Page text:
Radiozine

Tune in to KBOO's Morning Radiozine for intriguing Public Affairs programming every Monday through Friday!

 

Coming Soon

T.Geronimo Johnson on his novel "Welcome to Braggsville"
Chilean reggae musicians talk about their music and life in Chile today
TR Reid, advocate for universal health care, is interviewed by Roberta Hall
 

Episode Archive

Public Health for People with Disabilities and Public Health and Addressing Climate Change

Program: 
Radiozine
Air date: 
Mon, 12/29/2014 - 11:30am - 12:00pm
Short Description: 
Public Health for People with Disabilities and Public Health and Addressing Climate Change
Health and Health Care Forum with host Roberta Hall

The third program from the Oregon Public Health Conference for 2014 features keynoter Gloria Krahn, (pictured above), who presents the case that people with disabilities represent a health disparity population; she reviews the history of progress in how disabled people have been addressed and points toward additional efforts that are being made.
And later we hear about the role of public health in addressing climate change, in a discussion with Zach Baker, (pictured below) whose background is in public health and environmental concerns, and who also has become involved in public policy by serving on a city council and as an aide to a state legislator.

Exclusive interview with lawyer Stanley Cohen on effort to release ISIS hostage

Program: 
Radiozine
Air date: 
Mon, 12/29/2014 - 11:00am - 11:30am
Short Description: 
Exclusive interview with lawyer Stanley Cohen on effort to release ISIS hostage
Download:
On this KBOO exclusive, we speak with Stanley Cohen, the lifelong activist lawyer whose commitment to justice has brought him to odds with the US government on more than one occasion.

This time, however, Stanley found himself in the position of having to coordinate with State Department officials when he traveled to Jordan in October as a private individual to try to secure the release of Peter Abdul-Rahman Kassig, who had been taken hostage by ISIS.

Whether the Jordanian government intentionally mis-led their powerful U.S. ally, or the U.S. had no intention of allowing it, the release effort was sabotaged when Jordan arrested one of those involved.  Soon after that sabotage, Kassig was killed by his captors.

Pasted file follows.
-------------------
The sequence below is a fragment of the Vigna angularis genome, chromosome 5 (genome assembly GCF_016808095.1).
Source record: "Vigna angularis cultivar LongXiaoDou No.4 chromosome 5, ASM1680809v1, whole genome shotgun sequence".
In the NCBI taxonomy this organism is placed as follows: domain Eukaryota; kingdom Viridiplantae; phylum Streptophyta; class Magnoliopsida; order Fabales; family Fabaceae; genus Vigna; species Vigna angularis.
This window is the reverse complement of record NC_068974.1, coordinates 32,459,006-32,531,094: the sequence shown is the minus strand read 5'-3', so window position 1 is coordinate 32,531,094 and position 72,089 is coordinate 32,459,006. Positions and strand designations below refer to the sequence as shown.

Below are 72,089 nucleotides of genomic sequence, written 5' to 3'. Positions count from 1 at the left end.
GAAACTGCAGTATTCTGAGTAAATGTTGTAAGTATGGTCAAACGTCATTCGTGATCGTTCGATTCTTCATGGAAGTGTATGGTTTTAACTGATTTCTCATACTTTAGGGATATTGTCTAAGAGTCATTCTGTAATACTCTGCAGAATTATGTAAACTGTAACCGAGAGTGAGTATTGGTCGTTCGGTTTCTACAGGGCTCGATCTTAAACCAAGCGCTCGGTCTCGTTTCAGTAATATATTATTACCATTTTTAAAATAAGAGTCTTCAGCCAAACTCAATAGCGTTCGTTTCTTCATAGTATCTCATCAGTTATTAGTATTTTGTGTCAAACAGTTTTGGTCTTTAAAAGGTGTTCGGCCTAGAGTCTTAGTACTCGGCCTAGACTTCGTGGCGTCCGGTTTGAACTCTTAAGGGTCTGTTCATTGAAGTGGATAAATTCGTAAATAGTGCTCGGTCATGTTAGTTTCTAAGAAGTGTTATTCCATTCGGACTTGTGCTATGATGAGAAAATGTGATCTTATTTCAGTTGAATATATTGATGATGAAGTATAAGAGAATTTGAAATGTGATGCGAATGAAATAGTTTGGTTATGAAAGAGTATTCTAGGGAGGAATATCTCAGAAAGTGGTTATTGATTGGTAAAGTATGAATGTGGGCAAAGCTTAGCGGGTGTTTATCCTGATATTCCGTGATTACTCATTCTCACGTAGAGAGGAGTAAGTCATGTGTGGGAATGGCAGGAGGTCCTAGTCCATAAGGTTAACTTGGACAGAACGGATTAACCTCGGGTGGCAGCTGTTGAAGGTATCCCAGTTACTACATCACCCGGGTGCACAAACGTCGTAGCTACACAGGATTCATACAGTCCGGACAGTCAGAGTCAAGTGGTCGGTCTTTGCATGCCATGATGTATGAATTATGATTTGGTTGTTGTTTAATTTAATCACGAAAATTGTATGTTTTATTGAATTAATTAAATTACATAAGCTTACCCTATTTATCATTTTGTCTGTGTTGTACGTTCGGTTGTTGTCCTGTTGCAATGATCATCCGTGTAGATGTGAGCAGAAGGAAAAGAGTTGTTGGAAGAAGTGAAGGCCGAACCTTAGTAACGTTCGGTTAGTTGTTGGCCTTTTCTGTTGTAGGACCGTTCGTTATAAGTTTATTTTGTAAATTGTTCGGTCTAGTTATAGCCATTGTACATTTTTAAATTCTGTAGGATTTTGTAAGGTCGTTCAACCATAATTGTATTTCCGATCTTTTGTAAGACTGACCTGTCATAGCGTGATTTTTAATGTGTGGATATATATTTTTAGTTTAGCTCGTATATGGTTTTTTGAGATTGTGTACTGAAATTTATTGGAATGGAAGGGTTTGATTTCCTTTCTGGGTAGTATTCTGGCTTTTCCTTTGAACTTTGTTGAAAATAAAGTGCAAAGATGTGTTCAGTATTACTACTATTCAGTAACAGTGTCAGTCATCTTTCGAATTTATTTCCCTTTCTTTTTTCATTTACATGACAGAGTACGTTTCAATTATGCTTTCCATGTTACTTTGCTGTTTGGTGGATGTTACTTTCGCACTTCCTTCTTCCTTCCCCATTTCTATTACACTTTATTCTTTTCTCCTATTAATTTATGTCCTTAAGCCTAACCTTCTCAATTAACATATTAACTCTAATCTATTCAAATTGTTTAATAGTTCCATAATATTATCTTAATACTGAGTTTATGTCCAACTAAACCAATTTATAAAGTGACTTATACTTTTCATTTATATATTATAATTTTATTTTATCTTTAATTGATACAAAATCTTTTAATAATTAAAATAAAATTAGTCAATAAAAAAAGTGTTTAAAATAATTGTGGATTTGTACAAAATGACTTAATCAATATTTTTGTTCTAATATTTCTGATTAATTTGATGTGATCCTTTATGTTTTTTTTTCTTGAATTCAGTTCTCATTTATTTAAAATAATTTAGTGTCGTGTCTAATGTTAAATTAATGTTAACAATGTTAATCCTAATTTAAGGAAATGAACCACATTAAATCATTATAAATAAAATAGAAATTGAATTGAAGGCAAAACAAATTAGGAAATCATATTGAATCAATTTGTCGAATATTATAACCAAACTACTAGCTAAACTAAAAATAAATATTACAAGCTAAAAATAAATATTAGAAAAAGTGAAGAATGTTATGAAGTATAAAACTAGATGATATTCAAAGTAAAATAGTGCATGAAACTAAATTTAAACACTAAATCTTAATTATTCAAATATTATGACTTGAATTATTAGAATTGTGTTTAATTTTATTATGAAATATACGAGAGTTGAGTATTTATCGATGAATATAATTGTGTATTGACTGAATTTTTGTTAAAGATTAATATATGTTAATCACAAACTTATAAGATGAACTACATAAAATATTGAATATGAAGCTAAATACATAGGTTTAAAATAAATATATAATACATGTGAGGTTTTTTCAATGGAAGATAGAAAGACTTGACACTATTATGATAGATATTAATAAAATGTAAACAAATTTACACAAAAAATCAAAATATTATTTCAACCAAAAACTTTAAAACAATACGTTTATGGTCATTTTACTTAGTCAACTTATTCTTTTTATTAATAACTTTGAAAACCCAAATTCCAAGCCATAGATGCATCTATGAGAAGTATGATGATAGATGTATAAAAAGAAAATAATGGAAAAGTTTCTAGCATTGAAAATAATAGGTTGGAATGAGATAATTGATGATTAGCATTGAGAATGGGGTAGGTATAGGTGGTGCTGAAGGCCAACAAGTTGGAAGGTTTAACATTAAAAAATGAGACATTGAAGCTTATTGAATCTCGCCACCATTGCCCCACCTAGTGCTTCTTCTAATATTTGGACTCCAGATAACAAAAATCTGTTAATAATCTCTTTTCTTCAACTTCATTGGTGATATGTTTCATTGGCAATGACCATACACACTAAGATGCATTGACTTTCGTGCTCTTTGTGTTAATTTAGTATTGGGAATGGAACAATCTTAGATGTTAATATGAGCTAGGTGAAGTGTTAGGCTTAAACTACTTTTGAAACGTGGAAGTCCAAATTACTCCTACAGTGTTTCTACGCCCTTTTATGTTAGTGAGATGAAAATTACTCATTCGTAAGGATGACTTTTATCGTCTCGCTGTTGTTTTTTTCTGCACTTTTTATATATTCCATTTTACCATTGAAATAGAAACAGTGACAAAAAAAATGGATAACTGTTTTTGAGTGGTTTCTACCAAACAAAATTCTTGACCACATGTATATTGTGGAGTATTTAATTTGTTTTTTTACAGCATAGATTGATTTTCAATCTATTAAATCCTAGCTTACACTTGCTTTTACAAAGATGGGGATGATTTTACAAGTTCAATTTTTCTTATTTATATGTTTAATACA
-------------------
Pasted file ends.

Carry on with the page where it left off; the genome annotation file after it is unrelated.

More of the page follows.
Water World

Program: 
Radiozine
Air date: 
Fri, 12/26/2014 - 11:00am - 12:00pm
Short Description: 
Water Worlds hosted by Kristin Yount
Today on Water Worlds, Host Kristin Yount spoke with Natalie Mayorga about the community resource www.publiclab.org.
Publiclab.org is a non-profit dedicated to getting testing materials in the hands of civic scientists. Anyone can be a civic scientist with the right information. Check out www.dontflush.me for information about how a citizen network is trying to reduce waste water output in times when the amount of rain causes sewage to be released intot he New York harbor system. Sound familiar? 
Also, there was an excerpt from the Willamette Speaks Series. Willy from the Human Access Project sings his Ode to the Willamtte River in front of a Linnton audience on November 16,2014.

Diana Rohlman on the Black Butte Mine Superfund Site near Cottage Grove

Program: 
Radiozine
Air date: 
Mon, 12/22/2014 - 11:30am - 12:00pm
Short Description: 
Diana Rohlman on the Black Butte Mine Superfund Site near Cottage Grove
A conversation with Diana Rohlman

Health and Health Care Forum with host Roberta Hall

A conversation with Diana Rohlman concerning the Superfund site, Black Butte Mine, near Cottage Grove, Oregon. We talk about this now-abandoned mercury (cinnabar) mine and some of the toxic remnants left behind, together with the health risks the mine poses. The history of the mine, typical of many other from the 19th and 29th centuries, goes from full-steam ahead, to abandonment, and back again several times. The community wanted this project and many have worked there or have family members who did. Diana Rohlman is the Outreach Coordinator at the OSU Environmental Science Health Center and works with other scientists, with a local school and its principal, and with the community in Cottage Grove.   

Richard Wolff on Capitalism's Christmas

Program: 
Radiozine
Air date: 
Fri, 12/19/2014 - 11:30am - 12:00pm
Short Description: 
Richard Wolff on Capitalism's Christmas
Richard Wolff, host of Economic Update, on Capitalism's Christmas.